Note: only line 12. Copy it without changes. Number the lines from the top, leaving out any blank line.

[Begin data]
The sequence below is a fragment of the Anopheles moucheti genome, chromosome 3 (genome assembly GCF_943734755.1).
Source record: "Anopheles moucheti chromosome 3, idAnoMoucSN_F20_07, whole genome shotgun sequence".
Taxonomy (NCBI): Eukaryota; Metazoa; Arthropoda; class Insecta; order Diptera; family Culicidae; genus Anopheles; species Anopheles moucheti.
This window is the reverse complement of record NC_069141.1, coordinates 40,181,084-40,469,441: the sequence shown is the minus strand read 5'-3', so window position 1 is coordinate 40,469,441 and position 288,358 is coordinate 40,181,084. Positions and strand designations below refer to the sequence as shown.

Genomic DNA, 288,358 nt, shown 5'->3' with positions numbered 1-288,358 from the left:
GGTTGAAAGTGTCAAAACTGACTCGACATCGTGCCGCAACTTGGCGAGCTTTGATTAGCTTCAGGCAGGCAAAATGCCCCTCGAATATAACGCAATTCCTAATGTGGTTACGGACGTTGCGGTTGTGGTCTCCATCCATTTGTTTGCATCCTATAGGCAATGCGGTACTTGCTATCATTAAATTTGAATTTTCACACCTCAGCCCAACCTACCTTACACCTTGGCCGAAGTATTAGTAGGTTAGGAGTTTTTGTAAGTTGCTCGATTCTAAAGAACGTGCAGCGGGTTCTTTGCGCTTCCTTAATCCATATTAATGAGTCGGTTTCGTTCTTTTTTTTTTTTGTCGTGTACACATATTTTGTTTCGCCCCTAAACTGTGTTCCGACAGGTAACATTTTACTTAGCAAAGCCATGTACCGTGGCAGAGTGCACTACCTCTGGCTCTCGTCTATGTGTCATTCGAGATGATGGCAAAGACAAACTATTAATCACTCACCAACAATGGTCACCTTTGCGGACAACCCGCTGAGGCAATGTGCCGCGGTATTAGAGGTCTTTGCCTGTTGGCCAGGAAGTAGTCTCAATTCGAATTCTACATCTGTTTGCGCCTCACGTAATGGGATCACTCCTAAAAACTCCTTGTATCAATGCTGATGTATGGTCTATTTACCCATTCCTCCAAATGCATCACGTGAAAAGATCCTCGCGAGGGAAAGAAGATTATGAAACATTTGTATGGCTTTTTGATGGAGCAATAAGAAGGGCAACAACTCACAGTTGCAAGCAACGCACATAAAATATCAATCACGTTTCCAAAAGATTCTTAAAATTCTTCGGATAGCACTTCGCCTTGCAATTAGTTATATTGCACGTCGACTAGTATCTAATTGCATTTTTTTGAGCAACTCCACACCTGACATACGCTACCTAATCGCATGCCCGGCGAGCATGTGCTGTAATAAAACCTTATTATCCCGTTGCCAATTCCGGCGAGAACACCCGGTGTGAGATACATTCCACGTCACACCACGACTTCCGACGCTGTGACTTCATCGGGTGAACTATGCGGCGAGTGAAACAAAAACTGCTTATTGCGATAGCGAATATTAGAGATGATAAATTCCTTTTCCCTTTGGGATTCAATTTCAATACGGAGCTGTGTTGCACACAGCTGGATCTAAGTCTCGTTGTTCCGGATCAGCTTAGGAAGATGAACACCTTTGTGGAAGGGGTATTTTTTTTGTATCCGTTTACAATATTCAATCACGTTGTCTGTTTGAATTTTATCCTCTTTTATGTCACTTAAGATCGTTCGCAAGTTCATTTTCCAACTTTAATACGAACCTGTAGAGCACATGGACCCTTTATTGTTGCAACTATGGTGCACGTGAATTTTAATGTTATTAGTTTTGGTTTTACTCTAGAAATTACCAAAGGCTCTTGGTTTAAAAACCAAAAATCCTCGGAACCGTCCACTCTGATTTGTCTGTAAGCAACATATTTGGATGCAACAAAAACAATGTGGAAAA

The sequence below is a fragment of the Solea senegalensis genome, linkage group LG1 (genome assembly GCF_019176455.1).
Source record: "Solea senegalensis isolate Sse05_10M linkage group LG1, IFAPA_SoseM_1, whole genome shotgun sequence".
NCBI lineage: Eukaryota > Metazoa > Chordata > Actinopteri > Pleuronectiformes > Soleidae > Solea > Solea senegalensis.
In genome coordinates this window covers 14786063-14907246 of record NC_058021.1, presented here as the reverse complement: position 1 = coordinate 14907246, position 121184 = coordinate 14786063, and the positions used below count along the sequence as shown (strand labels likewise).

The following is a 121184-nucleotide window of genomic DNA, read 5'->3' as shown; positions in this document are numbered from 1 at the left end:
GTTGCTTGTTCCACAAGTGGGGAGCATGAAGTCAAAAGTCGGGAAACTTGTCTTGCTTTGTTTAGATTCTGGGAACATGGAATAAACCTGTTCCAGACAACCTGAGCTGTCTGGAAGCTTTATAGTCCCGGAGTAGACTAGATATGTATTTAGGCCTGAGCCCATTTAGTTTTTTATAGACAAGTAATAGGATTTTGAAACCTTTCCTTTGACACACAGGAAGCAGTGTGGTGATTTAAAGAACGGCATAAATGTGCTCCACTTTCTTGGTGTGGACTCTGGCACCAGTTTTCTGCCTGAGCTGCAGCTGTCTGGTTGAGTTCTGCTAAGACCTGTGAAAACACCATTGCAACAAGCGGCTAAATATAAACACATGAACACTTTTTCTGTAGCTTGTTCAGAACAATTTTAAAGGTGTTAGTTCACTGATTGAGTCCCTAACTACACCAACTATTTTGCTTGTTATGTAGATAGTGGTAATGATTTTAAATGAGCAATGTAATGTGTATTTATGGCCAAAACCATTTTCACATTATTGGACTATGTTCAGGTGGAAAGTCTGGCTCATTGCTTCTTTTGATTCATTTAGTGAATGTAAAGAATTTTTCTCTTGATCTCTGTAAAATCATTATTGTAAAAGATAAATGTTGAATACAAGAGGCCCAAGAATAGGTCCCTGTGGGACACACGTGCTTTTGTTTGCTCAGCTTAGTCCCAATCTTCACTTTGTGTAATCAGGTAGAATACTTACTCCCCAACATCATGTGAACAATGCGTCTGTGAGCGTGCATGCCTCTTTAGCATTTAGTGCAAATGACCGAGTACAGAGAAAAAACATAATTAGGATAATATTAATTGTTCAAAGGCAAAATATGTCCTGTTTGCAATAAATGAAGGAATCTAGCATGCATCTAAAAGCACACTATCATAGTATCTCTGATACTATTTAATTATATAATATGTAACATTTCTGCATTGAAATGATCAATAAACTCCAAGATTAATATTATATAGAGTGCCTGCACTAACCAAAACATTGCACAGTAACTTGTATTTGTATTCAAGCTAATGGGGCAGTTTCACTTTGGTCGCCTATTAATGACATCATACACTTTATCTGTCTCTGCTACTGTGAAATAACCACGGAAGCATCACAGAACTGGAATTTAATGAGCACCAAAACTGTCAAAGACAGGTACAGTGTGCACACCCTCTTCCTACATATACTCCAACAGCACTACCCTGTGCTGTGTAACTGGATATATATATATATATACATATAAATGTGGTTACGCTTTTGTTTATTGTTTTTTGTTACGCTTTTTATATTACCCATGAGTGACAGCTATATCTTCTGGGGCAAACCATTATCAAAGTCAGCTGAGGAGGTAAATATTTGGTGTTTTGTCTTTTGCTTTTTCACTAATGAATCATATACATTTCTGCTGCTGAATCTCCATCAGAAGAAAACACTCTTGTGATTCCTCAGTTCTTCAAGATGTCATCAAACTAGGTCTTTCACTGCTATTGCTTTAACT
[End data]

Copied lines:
GTTGCTTGTTCCACAAGTGGGGAGCATGAAGTCAAAAGTCGGGAAACTTGTCTTGCTTTGTTTAGATTCTGGGAACATGGAATAAACCTGTTCCAGACAACCTGAGCTGTCTGGAAGCTTTATAGTCCCGGAGTAGACTAGATATGTATTTAGGCCTGAGCCCATTTAGTTTTTTATAGACAAGTAATAGGATTTTGAAACCTTTCCTTTGACACACAGGAAGCAGTGTGGTGATTTAAAGAACGGCATAAATGTGCTCCACTTTCTTGGTGTGGACTCTGGCACCAGTTTTCTGCCTGAGCTGCAGCTGTCTGGTTGAGTTCTGCTAAGACCTGTGAAAACACCATTGCAACAAGCGGCTAAATATAAACACATGAACACTTTTTCTGTAGCTTGTTCAGAACAATTTTAAAGGTGTTAGTTCACTGATTGAGTCCCTAACTACACCAACTATTTTGCTTGTTATGTAGATAGTGGTAATGATTTTAAATGAGCAATGTAATGTGTATTTATGGCCAAAACCATTTTCACATTATTGGACTATGTTCAGGTGGAAAGTCTGGCTCATTGCTTCTTTTGATTCATTTAGTGAATGTAAAGAATTTTTCTCTTGATCTCTGTAAAATCATTATTGTAAAAGATAAATGTTGAATACAAGAGGCCCAAGAATAGGTCCCTGTGGGACACACGTGCTTTTGTTTGCTCAGCTTAGTCCCAATCTTCACTTTGTGTAATCAGGTAGAATACTTACTCCCCAACATCATGTGAACAATGCGTCTGTGAGCGTGCATGCCTCTTTAGCATTTAGTGCAAATGACCGAGTACAGAGAAAAAACATAATTAGGATAATATTAATTGTTCAAAGGCAAAATATGTCCTGTTTGCAATAAATGAAGGAATCTAGCATGCATCTAAAAGCACACTATCATAGTATCTCTGATACTATTTAATTATATAATATGTAACATTTCTGCATTGAAATGATCAATAAACTCCAAGATTAATATTATATAGAGTGCCTGCACTAACCAAAACATTGCACAGTAACTTGTATTTGTATTCAAGCTAATGGGGCAGTTTCACTTTGGTCGCCTATTAATGACATCATACACTTTATCTGTCTCTGCTACTGTGAAATAACCACGGAAGCATCACAGAACTGGAATTTAATGAGCACCAAAACTGTCAAAGACAGGTACAGTGTGCACACCCTCTTCCTACATATACTCCAACAGCACTACCCTGTGCTGTGTAACTGGATATATATATATATATACATATAAATGTGGTTACGCTTTTGTTTATTGTTTTTTGTTACGCTTTTTATATTACCCATGAGTGACAGCTATATCTTCTGGGGCAAACCATTATCAAAGTCAGCTGAGGAGGTAAATATTTGGTGTTTTGTCTTTTGCTTTTTCACTAATGAATCATATACATTTCTGCTGCTGAATCTCCATCAGAAGAAAACACTCTTGTGATTCCTCAGTTCTTCAAGATGTCATCAAACTAGGTCTTTCACTGCTATTGCTTTAACT